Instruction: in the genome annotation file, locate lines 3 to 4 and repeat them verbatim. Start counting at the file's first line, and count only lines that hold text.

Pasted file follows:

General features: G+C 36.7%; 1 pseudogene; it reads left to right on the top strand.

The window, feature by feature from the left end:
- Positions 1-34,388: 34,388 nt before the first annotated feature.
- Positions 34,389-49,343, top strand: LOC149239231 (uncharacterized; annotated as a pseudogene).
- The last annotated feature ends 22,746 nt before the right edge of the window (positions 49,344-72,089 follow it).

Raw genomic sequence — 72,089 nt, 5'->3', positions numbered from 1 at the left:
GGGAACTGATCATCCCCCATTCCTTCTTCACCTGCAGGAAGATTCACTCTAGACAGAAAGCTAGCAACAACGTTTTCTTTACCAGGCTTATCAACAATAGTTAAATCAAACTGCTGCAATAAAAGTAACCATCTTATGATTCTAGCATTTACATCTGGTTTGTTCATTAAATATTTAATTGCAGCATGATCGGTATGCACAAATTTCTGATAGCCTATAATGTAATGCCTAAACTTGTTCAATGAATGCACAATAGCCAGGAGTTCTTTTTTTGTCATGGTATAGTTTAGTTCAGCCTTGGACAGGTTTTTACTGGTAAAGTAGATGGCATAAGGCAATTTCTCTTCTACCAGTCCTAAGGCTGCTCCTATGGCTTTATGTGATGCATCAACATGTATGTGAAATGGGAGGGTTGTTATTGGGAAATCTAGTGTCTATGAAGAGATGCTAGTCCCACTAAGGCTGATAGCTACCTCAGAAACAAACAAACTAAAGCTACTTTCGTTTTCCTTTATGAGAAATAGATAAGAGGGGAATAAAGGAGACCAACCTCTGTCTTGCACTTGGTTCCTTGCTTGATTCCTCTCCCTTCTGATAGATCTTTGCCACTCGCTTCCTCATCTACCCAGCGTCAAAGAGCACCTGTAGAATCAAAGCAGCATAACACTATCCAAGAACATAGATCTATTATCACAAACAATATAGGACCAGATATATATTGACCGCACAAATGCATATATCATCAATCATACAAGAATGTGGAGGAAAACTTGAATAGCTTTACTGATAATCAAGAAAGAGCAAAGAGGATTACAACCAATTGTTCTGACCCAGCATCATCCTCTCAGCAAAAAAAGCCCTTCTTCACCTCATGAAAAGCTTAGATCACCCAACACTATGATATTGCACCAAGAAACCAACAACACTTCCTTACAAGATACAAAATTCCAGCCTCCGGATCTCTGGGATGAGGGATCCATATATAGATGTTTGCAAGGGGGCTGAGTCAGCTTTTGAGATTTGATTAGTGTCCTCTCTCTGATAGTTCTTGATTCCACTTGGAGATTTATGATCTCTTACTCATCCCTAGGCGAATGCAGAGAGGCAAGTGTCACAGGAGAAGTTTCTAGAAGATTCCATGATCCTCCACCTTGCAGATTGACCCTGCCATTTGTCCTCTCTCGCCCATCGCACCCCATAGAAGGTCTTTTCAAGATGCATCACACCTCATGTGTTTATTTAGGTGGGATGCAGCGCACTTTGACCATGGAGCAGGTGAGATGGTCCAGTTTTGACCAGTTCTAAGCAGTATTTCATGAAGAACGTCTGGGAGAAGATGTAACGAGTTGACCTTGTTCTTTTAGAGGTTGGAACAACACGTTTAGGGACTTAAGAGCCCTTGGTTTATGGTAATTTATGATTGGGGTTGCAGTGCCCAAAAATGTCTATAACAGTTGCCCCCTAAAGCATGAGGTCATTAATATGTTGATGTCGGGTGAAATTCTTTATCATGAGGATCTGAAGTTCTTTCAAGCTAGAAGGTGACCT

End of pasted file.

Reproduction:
- Positions 1-34,388: 34,388 nt before the first annotated feature.
- Positions 34,389-49,343, top strand: LOC149239231 (uncharacterized; annotated as a pseudogene).